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Home / / Container freight rates to fall further

Container freight rates to fall further


Comments / 602 Views / Monday, 13 October 2014 00:00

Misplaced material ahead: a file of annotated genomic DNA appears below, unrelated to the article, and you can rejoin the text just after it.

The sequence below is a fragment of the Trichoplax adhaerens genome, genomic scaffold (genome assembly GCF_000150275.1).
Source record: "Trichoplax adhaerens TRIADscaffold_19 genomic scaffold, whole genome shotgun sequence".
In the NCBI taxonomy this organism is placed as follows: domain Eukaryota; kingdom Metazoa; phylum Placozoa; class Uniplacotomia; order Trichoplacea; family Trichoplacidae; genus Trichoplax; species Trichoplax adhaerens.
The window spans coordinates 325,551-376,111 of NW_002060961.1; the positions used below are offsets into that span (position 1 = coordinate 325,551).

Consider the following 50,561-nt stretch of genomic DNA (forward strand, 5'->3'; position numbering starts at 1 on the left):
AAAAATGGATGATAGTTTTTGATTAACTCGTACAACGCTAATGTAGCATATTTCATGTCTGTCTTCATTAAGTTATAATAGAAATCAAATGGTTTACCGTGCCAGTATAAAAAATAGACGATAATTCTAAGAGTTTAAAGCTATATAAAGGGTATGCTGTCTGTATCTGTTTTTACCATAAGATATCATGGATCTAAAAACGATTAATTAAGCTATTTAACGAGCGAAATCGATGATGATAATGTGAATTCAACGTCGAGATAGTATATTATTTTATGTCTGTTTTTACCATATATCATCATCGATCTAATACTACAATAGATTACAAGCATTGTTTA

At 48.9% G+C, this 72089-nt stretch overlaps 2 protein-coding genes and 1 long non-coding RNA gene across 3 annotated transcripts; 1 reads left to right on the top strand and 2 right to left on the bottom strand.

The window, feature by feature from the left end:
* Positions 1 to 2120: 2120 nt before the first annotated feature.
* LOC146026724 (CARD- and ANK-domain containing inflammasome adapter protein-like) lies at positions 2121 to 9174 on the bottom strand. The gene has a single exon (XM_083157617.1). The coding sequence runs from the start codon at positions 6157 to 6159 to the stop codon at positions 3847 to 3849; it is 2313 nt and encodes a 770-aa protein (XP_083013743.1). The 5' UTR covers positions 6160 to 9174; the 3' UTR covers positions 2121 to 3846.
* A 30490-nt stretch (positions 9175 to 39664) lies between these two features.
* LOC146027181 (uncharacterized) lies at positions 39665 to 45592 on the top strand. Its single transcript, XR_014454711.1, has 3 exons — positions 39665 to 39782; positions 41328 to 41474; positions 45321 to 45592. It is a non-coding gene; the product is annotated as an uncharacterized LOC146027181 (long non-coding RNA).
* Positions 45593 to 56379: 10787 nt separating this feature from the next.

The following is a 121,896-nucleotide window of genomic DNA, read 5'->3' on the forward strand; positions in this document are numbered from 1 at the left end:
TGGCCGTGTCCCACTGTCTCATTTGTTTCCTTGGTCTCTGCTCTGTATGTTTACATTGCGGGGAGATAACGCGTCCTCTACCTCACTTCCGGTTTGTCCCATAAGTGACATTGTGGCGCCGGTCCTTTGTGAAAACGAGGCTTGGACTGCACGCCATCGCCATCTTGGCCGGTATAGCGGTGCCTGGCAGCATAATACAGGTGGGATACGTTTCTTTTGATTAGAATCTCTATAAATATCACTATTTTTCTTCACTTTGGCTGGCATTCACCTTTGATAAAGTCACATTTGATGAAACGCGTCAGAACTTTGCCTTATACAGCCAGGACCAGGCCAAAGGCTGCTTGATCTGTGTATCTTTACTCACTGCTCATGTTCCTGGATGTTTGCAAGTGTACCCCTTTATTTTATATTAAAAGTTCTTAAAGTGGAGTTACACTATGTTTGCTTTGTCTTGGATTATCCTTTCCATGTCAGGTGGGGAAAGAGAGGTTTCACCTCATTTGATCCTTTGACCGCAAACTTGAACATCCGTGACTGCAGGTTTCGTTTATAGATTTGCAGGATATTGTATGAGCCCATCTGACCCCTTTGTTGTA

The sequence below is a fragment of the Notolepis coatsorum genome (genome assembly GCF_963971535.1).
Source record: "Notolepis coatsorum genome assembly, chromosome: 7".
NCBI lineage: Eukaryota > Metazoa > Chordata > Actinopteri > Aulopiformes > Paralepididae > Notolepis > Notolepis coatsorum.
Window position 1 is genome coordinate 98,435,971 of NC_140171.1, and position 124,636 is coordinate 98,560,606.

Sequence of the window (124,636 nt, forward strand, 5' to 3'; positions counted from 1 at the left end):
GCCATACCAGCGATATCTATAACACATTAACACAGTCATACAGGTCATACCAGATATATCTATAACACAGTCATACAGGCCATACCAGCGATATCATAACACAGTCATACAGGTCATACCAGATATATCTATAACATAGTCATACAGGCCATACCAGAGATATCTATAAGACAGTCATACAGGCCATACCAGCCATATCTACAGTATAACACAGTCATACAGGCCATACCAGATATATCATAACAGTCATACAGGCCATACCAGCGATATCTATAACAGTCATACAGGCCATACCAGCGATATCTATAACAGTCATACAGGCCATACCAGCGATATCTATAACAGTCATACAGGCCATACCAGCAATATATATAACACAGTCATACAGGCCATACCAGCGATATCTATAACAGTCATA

Container freight rates to fall further The Shanghai Containerised Index is taking a break for China’s annual Golden Week, but sadly there is no break for the world’s ocean carriers amid reports that rates will decline even further this month. Rates fell across all trade lanes last week on the SCFI and box prices on the Asia-Europe trade fell to their lowest level for nearly a year. Alphaliner warned that the reluctance of carriers to reduce capacity on the Asia-Europe and transpacific trades in the winter slack season will increase pressure on rates even further.   With shipping lines pushing back their October GRIs to mid-month to coincide with Golden Week, Alphaliner warns that attempts to revive rates will be hindered by overcapacity as lines refuse to withdraw services, seeking to safeguard their market shares. Further uncertainties will be created by the introduction of the 2M and Ocean Three Alliances, if they receive regulatory approval, said Alphaliner.  However, Freight Investor Services Brokers Richard Ward says reports suggest that some lines are looking to reduce capacity. This coincides with the announcement from NYK Line this week that it will increase rates on the Asia-Europe trade by as much as USD 920 per TEU from 1 November, he said. “The apparent co-ordination has been achieved by more luck than judgement with Evergreen reportedly not sailing one of its recently delivered new builds because of an apparent inability to fill the vessel,” said Ward. “Superstition dictates maiden voyages that are not fully utilised are bad luck and as such the company has decided to withdraw the vessel and replace it with reduced tonnage.”  “Time will tell whether additional carriers decided to use this as a catalyst to reduce capacity further in an attempt to restore rates from their 12 months low.”   Ocean Three and 2M carriers to dominate A massive shift in market share on the East-West trades is in the pipeline as the order book of the Ocean Three (O3) and 2M alliances will see their combined mega-vessel capacity eclipse that of their more established G6 and CKYHE rivals. “2M and O3 are outpacing the other two alliances when it comes to the order book, particularly when it comes to the mega ships,” SeaIntel COO Alan Murphy told the Liner Shipping conference in Singapore. The O3 tie-up is between CMA CGM, China Shipping Container Lines and United Arab Shipping Co., while Maersk Line and Mediterranean Shipping Co., will partner in another vessel sharing agreement. “The average vessel size is a strong indicator of the cost efficiency indicator of a line and here 2M and O3 have a massive advantage over G6 and CKYHE carriers, with 2M dominant in vessel size.”  But O3 is not the group of rejects, Murphy pointed out.  “CMA CGM is a force into its own and has very interesting partners which all have mega vessels that are new and fuel efficient.  There is no doubt about it, O3 is coming in ahead of the G6 and CKYHE and have a clear vessel advantage,” he said. The three O3 carriers have ultra-large container vessels on order that will allow them to maximise economies of scale on their combined services. UASC has six 18,800 TEU ships on order and China Shipping is awaiting delivery of five 19,000 TEU units, which will be the largest container vessels afloat.  CMA CGM has six 17,700 to 17,800 TEU units on order, scheduled for delivery in 2015. CMA CGM is the world’s third largest carrier behind Maerska nd MSC, with a 1.6 million TEU fleet and a 8.6% share of global deployed capacity, according to industry analyst Alphaliner.  China Shipping is ranked seventh with just over 687,999 TEUs and a 3.7% market share and UASC is in 19th position with almost 294,000 TEUs and a 1.8% market share.  China Shipping and UASC were already planning to cooperate in the Asia-Europe trades following the contracts for ultra-large vessels. Ocean Three will compete head on with the 2M, G6 and CKYHE alliances on the major East-West routes, which are facing mounting pressure on freight rates as even larger ships are flooding markets at a time of modest traffic growth. The new alliance’s strongest presence will be in the Europe-Asia trade where it is estimated to have a 20% market share, ahead of 13% and 6% shares in the trans-Pacific and trans-Atlantic, respectively. This contrasts with the 2M’s estimated 35% share of the Asia-Europe trade, 15% in the trans-Pacific and a dominant 40% across the Atlantic.   Carrier agrees to $ 67 million price-fixing fine The Japanese carrier ‘K’ Line entered a plea agreement with the US Department of Justice which, subject to court approval, will see it pay a fine of $ 67.7 million to resolve a case. The DOJ said K Line had been involved in ‘a conspiracy to fix prices, allocate customers and rig bids of international ocean shipping services for roll-on, roll-off cargo, such as cars and trucks, to and from the United States and elsewhere’. The charges related to ‘K’ Line’s actions from as early as February 1997 to at least September 2012 over which period the line ‘conspired to suppress and eliminate competition by allocating customers and routes, rigging bids and fixing prices for the sale of international ocean shipments of roll-on, roll-off cargo to and from the United States and elsewhere, including the Port of Baltimore’, said a DOJ statement. Bill Baer, Assistant Attorney General in charge of the Department of Justice’s Antitrust Division, said the case was part of a long running global conspiracy which had affected the shipping costs of ‘staggering numbers of cars, into and out of the Port of Baltimore and other ports in the United States and across the globe’. He added, “We are continuing our efforts to ensure that both the Corporations and ‘individuals’ involved in this cartel are held accountable for their acts and the harm they inflicted on American consumers.” ‘K’ Line said it would continue to co-operate with investigators and would take steps to strengthen its compliance and training programs to prevent falling foul of rules and regulations in the future.   Cost savings more than just bunkers The savings to be gained from a container line getting more miles to the gallon are immense.  Take NGL Group, in just over two years the Singapore based company managed to save $ 1.2 billion with more than half the savings coming from cuts in bunker consumption and better network management at its liner division, APL. “This is made possible by factors such as improved vessel speed management and the entry of bigger, technologically advanced and highly fuel efficient ships into the APL fleet coupled with the progressive return of smaller, expensive and less efficient chartered vessels,” an APL spokesman told JOC.com. “These effectively lifted the APL fleet’s overall fuel efficiency through optimised fuel consumption.” The bunker price has played along with the cost savings game, supporting the stressed balance sheets of the world’s carriers. Drewry data reflected the Rotterdam price of IFO 180 bunkers dropping more than $ 60 since the end of June to $ 570 per ton.  However, hanging cost saving efforts on the price of oil was not sustainable as it applied to all carriers and was eventually passed on as lower freight rates, according to Lars Jensen, CEO of SeaIntel. “The sustainable path to reduced costs lies in a systemic approach to cost savings related to better understanding of total network costs,” he said.  Container lines are building larger vessels to optimise economies of scale and lower the carrying costs per 20 foot unit, but Jensen said it was about more than just having large, fuel efficient vessels in the fleet. “You need to ensure that costs related to the usage of this vessel, i.e. feeder costs at either end, inland costs equipment repositioning etc., are properly taken into account. This results in a level of complexity where systematic reliance on computer models rather than gut feeling becomes critical in turn, this can only be accomplished by a fundamental shift in mindset within the carriers a shift wherein Maersk Line appears far ahead of their main competitors,” Jensen said.  Underpinning the Maersk Line approach is the belief that freight rates will not improve any time soon. CEO Soren Skou said that rates had fallen by 2-4% over the last 10 years and that trend was unlikely to be reversed and the company strategy would remain firmly on cutting costs.   2M needs no approval from China Maersk Line and Mediterranean Shipping Co, do not required regulatory approval from China for their proposed ‘2M’ vessel sharing agreement on the East-West trades, Maersk Line said.  But the company left open the possibility that Chinese regulators may not automatically approve the agreement. Since the agreement is only a vessel sharing agreement and not a full fledged alliance with its own joint vessel operations centre, the world’s two largest container lines only have to file the agreement with the Ministry of Transport and will avoid the Ministry of Commerce, which in June rejected the proposed P3 Network alliance involving Maersk, MSC and CMA CGM. “The requirement with China is that we file with MOT and there are no additional requirements,” said Maersk Line spokesman Michael Storgaard. “It doesn’t mean the authorities won’t come back and ask questions and keep an eye on things, but that’s it.”  Maersk and MSC filed with the MOT in July, he said.  He added no filing is required for the VSA to received European Union approval. US approval by the Federal Maritime Commission is required and the carriers will be filing with the agency ‘within a couple of weeks’. According to Maersk and MSC, the 2M will involve a total of 185 vessels with an estimated capacity of 2.1 million TEU, deployed on 21 strings, with Maersk supplying 55% of the capacity and 45% coming from MSC.   Salalah volumes slide The Port of Salalah, Oman, saw its container volume slide 7% year-over-year in the first half of 2014, but general cargo throughput jumped 28%, port operator Salalah Port Services said in a written statement. The container terminal handled 1.63 million 20 foot equivalent units in the six month period, compared with 1.75 million TEUs a year earlier. General cargo tonnage totalled 5.46 million tons. “The decline in container activity is due to lower volumes from some of the existing liner customers in addition to delays in new businesses materialising,” port Chairman Ahmed Al Mahrizi said. “The port commercial teams continue to endeavour growing volumes from existing customers and attract routes through Salalah to a number of new destinations.”  Salalah’s consolidated net income tumbled 19% year-over-year in the first half of 2014 to $ 8.3 million on revenue of $ 73.4 million, down 3% year-over-year. “Competition is growing in the region, with new port capacities emerging. Profitability, capacity and market share are the fundamentals which the company continuously manages between risk and opportunity,” Mahrizi said. The writer a Maritime Economist is a Chartered Fellow (Logistics Transport), Chartered Shipbroker (UK), Chartered Marketer (UK) and a University of Oxford Business Alumni. He is also a Fellow of NORAD/JICA and Harvard Business School (EEP).